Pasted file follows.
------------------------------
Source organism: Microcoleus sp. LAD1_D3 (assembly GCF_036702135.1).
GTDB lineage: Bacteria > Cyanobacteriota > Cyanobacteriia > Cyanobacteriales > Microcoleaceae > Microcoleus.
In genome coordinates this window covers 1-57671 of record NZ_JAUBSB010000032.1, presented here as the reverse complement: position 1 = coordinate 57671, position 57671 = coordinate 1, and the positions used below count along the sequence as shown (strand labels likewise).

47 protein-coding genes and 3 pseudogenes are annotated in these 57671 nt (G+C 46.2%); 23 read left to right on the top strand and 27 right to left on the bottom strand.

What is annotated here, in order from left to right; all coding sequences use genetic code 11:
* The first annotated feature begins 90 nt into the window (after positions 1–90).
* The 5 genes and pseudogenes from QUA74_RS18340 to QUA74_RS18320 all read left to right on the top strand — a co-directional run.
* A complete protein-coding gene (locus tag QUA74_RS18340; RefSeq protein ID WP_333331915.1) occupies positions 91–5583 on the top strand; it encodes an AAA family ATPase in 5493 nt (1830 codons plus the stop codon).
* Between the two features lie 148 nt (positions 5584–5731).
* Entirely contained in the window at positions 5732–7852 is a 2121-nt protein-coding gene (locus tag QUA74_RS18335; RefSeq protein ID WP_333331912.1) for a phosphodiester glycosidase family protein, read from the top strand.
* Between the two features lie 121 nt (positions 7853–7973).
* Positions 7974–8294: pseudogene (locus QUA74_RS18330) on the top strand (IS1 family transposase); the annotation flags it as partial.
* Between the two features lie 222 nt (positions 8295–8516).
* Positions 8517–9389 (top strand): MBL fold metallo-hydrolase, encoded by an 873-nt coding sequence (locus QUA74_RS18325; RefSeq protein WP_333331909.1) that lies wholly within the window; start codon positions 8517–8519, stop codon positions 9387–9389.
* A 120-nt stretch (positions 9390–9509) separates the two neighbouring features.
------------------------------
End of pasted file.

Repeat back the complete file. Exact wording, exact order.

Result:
Source organism: Microcoleus sp. LAD1_D3 (assembly GCF_036702135.1).
GTDB lineage: Bacteria > Cyanobacteriota > Cyanobacteriia > Cyanobacteriales > Microcoleaceae > Microcoleus.
In genome coordinates this window covers 1-57671 of record NZ_JAUBSB010000032.1, presented here as the reverse complement: position 1 = coordinate 57671, position 57671 = coordinate 1, and the positions used below count along the sequence as shown (strand labels likewise).

47 protein-coding genes and 3 pseudogenes are annotated in these 57671 nt (G+C 46.2%); 23 read left to right on the top strand and 27 right to left on the bottom strand.

What is annotated here, in order from left to right; all coding sequences use genetic code 11:
* The first annotated feature begins 90 nt into the window (after positions 1–90).
* The 5 genes and pseudogenes from QUA74_RS18340 to QUA74_RS18320 all read left to right on the top strand — a co-directional run.
* A complete protein-coding gene (locus tag QUA74_RS18340; RefSeq protein ID WP_333331915.1) occupies positions 91–5583 on the top strand; it encodes an AAA family ATPase in 5493 nt (1830 codons plus the stop codon).
* Between the two features lie 148 nt (positions 5584–5731).
* Entirely contained in the window at positions 5732–7852 is a 2121-nt protein-coding gene (locus tag QUA74_RS18335; RefSeq protein ID WP_333331912.1) for a phosphodiester glycosidase family protein, read from the top strand.
* Between the two features lie 121 nt (positions 7853–7973).
* Positions 7974–8294: pseudogene (locus QUA74_RS18330) on the top strand (IS1 family transposase); the annotation flags it as partial.
* Between the two features lie 222 nt (positions 8295–8516).
* Positions 8517–9389 (top strand): MBL fold metallo-hydrolase, encoded by an 873-nt coding sequence (locus QUA74_RS18325; RefSeq protein WP_333331909.1) that lies wholly within the window; start codon positions 8517–8519, stop codon positions 9387–9389.
* A 120-nt stretch (positions 9390–9509) separates the two neighbouring features.